Here’s the latest reader question, along with my reply!
Todd asks: Thanks for the article on Cadillac – loved it! I tend to drive large GMCs, Escalade and Suburbans. I agree with you completely. We buy them because they are big and obnoxious.
I alway wondered where Pontiac and Olds went. In a MSNBC interview one day, I saw the VP of GM telling the host: “As part of the government bailout (over ten years ago) The president asked GM to drop all of its lines except for a regular line (Chevy) and the luxury line (Caddy). Getting the bailout money was contingent on this” I was stunned. Our laissez faire (in theory) policies are now dictated by the president? Interesting fact.
My reply: Well, it’s not laissez faire when the government steals money from the people and hands it over to a company that failed. It would have been laissez faire if market forces had been allowed to function. GM would have gone out of business, but probably reorganized, with the sound parts purchased by investors and the rest sold off for whatever it was worth.
Instead, taxpayers were forced to subsidize failure – and here we are, with GM now effectively a subsidiary of the government.
On Olds and Pontiac: It is my opinion that GM killed them decades earlier, but it took them a while to die. On the advice of various shysters, GM “consolidated” its formerly very independent divisions – Pontiac used to engineer cars, not badge-engineer them; the same was true of Oldsmobile – and turned them into marketing arms of generic GM vehicles, most of them mechanically identical, with minor trim differences only.
A good example of this is what happened to the once hugely successful Pontiac Firebird. After 1981, this car became a Camaro in Pontiac drag. It no longer had (as it once had) a Pontiac engine. Instead, it had the same – identical – engine that the Camaro had. So why buy a “Firebird” that was essentially the same thing as a Camaro?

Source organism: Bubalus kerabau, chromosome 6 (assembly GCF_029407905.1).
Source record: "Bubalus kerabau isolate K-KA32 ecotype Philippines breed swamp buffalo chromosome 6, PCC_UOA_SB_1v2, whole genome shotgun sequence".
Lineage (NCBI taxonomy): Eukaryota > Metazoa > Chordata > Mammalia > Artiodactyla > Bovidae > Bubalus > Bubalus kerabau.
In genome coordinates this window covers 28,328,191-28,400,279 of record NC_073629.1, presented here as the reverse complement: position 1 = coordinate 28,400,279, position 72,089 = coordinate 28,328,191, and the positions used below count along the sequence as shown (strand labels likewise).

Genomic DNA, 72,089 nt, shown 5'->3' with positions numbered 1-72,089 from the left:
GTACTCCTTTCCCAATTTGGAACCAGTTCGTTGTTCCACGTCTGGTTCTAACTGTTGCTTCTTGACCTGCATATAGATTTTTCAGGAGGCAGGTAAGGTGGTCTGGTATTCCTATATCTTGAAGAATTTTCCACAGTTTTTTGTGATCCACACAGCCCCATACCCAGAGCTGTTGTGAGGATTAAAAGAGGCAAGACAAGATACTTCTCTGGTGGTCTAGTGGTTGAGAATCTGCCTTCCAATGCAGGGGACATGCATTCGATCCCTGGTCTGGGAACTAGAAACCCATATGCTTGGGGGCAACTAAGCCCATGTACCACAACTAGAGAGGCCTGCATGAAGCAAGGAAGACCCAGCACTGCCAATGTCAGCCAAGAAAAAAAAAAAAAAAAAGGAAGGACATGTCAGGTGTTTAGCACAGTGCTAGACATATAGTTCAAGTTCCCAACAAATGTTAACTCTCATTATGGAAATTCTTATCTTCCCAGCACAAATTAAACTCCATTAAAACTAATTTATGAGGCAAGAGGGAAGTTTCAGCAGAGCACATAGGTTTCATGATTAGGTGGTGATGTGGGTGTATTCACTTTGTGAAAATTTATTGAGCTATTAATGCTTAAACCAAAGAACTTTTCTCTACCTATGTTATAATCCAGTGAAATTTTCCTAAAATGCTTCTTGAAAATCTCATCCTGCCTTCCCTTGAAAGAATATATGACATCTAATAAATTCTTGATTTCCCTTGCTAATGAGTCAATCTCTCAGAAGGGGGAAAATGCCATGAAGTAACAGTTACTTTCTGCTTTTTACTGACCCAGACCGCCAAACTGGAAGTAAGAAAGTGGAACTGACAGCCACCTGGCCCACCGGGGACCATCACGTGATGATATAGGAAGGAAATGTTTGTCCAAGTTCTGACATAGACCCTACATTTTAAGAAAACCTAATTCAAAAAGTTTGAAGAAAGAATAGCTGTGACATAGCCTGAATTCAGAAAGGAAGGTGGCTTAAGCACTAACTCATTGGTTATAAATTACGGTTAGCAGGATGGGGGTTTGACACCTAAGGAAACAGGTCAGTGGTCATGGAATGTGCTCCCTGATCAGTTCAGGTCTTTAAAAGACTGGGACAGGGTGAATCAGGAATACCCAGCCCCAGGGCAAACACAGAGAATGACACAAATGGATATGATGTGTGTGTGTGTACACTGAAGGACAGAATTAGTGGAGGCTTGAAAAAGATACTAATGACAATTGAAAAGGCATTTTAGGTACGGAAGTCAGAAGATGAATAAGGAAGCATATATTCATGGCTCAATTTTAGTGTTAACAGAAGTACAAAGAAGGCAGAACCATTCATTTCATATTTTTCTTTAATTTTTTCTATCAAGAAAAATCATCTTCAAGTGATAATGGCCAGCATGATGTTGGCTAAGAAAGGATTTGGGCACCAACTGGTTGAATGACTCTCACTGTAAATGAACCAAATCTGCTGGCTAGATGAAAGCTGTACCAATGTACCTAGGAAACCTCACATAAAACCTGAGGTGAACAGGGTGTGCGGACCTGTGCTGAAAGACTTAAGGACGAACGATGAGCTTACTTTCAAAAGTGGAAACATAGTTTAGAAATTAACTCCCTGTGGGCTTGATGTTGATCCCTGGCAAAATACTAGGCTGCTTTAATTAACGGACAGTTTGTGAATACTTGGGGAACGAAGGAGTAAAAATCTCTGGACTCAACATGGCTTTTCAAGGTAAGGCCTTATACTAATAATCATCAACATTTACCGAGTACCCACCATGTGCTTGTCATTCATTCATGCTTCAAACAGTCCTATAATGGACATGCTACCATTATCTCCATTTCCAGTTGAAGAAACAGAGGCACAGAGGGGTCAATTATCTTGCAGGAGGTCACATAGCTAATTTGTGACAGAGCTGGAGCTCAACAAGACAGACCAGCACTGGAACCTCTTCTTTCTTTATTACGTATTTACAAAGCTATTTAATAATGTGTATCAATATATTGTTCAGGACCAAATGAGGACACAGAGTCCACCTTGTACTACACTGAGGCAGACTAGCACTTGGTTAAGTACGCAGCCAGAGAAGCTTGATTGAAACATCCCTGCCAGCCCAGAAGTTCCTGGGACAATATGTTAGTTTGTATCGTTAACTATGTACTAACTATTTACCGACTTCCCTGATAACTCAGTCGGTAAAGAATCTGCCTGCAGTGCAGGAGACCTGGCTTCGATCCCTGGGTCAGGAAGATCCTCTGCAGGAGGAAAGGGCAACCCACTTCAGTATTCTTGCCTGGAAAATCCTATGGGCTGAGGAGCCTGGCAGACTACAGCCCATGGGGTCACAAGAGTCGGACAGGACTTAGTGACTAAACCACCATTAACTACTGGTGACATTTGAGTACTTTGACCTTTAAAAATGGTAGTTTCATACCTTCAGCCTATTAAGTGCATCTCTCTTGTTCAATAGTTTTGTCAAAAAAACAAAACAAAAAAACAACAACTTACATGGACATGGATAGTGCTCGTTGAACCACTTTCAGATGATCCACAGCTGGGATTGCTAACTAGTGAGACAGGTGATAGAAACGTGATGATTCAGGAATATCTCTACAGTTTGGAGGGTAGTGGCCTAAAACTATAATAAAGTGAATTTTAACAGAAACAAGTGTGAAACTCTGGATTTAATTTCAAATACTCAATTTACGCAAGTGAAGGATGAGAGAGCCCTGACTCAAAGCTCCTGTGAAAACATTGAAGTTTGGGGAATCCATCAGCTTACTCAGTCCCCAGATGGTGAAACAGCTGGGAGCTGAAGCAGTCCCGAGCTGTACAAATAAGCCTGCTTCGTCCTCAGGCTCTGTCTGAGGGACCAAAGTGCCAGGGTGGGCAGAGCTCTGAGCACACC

This happened to virtually every model Pontiac and Olds sold.By the 2000s, they had almost nothing in their lineups that wasn’t also being sold at Chevy and Buick stores, with maybe a different grille.
GM is still doing this, too. What is GMC? Everything it sells is a slightly nicer Chevy, but not quite as nice as a Cadillac. Functionally – mechanically – they are identical, or nearly so.
Fun fact: In 1979, Pontiac sold more Firebirds than Cadillac sells cars today.
Fun fact 2: In 1970, Chevy division had more market share than all of GM has today.
. . .
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“What is GMC?”
Funny you should ask. Back in the mid-1970s when I worked at a Chevy dealer, we had a pickup come in on the transport that said “Chevrolet” on one side and “GMC” on the other!
I think it would have gotten sold that way if I hadn’t pointed it out to the new car setup guys.
Used to be that when you bought a GMC truck it came with a unique-to-GMC commercial grade engine. There was even a V12!
In the 1960s, Chevy had coil rear springs and GMC had leaf rear springs.
Plus the V-6 engines unique to GMC. Those were real truck engines, very heavy and no relation later V-6 in pickups and cars. I had a 2 ton with the 305 v6.
As Mary Jo Kopechne used to say, “That 1967 Oldsmobile Delmont 88 is a killer ride. Has anyone found my panties?”
There were the Kappa twins, but they died with the bailout
What a damn shame too, would of been a fun thing if they refined and tweaked it for Chebby to use